Since 2008, the Building with Nature programme has been implementing hybrid engineering approaches in different contexts. Intact mangroves forests protect mud coasts by attenuating the height and strength of sea waves and by reducing the impacts of storm surges. In the long term, they provide protection by vertically building up the soils through the storage of organic matter and sediment. In addition, healthy mangrove forests provide a variety of ecosystem goods and services, such as fish, shellfish, fuelwood, fibres, water filtration and carbon storage. They are also an important nursery for commercially exploited offshore fish species. Healthy mangrove mud coasts are in a dynamic equilibrium, with sediment naturally eroding and accreting as a result of wave and tidal action. However, in most areas, the net effect of erosion and accretion is more or less stable. Nowadays, many tropical mud coasts face dramatic erosion. The conversion of mangroves into fish or shrimp ponds has led to a loss of their coastal protection function (Vermaat, J.E and Thampanya, U. (2006).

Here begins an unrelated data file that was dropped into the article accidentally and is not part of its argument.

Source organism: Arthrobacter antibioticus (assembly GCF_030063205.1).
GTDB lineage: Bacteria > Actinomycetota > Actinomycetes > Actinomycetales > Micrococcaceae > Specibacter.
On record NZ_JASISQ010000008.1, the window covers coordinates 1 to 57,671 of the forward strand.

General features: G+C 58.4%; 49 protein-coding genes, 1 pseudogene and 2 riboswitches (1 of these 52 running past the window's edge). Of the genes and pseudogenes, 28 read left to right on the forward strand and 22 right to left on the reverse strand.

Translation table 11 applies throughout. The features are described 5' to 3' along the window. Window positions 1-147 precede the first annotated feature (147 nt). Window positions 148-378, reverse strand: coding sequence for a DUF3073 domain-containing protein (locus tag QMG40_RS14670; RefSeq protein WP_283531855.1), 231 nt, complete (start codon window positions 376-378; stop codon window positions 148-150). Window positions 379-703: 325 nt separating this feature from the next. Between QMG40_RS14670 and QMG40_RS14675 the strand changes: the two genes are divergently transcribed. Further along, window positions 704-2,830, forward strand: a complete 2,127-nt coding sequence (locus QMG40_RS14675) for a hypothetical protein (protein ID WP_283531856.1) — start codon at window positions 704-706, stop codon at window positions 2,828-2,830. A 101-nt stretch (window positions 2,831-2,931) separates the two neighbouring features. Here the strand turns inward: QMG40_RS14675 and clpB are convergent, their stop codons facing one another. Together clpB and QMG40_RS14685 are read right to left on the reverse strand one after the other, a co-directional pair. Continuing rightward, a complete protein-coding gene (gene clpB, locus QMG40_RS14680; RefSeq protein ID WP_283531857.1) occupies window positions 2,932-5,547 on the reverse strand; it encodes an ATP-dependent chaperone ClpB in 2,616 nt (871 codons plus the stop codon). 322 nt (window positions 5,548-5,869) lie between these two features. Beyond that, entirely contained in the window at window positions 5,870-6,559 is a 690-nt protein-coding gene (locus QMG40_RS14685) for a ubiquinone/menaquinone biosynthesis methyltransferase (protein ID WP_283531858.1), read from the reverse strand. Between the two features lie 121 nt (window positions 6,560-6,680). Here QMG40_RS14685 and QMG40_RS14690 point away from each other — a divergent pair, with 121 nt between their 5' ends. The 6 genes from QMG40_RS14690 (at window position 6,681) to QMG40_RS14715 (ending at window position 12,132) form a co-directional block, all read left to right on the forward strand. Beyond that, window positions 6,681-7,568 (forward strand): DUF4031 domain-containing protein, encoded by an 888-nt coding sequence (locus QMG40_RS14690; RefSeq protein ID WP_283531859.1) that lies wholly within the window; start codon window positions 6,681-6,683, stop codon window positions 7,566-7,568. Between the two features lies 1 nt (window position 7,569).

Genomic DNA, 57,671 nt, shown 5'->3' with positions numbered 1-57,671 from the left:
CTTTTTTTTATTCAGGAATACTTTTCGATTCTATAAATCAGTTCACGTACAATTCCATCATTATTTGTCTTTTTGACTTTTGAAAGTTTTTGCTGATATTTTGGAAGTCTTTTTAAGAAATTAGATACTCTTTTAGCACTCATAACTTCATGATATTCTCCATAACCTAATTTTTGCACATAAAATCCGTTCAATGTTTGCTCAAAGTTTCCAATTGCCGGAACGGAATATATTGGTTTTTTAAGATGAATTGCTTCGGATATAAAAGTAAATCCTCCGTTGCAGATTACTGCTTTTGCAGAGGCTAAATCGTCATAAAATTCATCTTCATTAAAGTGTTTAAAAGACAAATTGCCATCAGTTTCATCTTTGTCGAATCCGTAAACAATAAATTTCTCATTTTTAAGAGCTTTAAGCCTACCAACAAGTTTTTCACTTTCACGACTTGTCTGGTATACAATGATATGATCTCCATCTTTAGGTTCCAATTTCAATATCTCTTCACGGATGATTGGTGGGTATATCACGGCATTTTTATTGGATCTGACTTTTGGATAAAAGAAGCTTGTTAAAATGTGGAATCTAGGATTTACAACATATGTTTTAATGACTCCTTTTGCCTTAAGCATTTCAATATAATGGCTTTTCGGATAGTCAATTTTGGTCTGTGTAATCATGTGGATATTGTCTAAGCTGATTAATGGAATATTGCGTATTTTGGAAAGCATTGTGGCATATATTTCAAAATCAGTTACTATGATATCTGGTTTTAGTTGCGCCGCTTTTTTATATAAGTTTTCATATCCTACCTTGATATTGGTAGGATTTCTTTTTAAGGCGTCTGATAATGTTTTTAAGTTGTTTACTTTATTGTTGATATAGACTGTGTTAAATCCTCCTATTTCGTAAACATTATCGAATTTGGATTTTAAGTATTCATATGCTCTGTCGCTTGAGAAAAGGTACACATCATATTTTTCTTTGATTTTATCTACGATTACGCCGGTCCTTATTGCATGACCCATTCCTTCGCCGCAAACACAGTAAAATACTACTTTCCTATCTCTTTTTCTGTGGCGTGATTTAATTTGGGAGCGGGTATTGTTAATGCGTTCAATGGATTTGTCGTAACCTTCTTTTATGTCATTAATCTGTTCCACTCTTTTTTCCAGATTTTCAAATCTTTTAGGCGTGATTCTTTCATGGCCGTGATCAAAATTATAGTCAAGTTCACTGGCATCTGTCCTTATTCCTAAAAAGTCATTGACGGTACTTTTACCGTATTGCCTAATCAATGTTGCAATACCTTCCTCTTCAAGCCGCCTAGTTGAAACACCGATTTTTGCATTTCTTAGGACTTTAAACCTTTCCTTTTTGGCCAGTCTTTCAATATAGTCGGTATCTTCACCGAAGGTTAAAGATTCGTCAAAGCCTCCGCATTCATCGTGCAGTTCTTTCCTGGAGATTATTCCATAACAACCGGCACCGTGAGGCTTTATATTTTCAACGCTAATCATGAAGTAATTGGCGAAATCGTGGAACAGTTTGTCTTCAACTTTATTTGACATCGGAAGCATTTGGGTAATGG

Mangroves reduce coastal erosion. IVM working paper. IVM Amsterdam). In some areas, the coastline has receded between 100 and 200 metres, jeopardising people’s homes and livelihoods. Aquaculture ponds are lost to the sea, and crucial infrastructure is damaged. Other ecosystem goods and services provided by mangroves are also destroyed. These problems are exacerbated by sea level rise and soil subsidence, caused by drainage, peat oxidation or water extraction from deep wells. In a healthy mangrove ecosystem, waves take sediment away and the tides bring sediment in. 

The mangroves’ root system helps to capture and stabilize the sediment. The tidal flat is convex up, with a gentle slope and shallow water at the seaward edge of the mangrove forest. Hard structures, such as aquaculture pond bunds and breakwaters, disturb the balance of incoming and outgoing sediment. Waves reflect on the structure, becoming bigger and taking even more sediment away. The tide cannot bring enough sediment in, as it is blocked by the hard structure.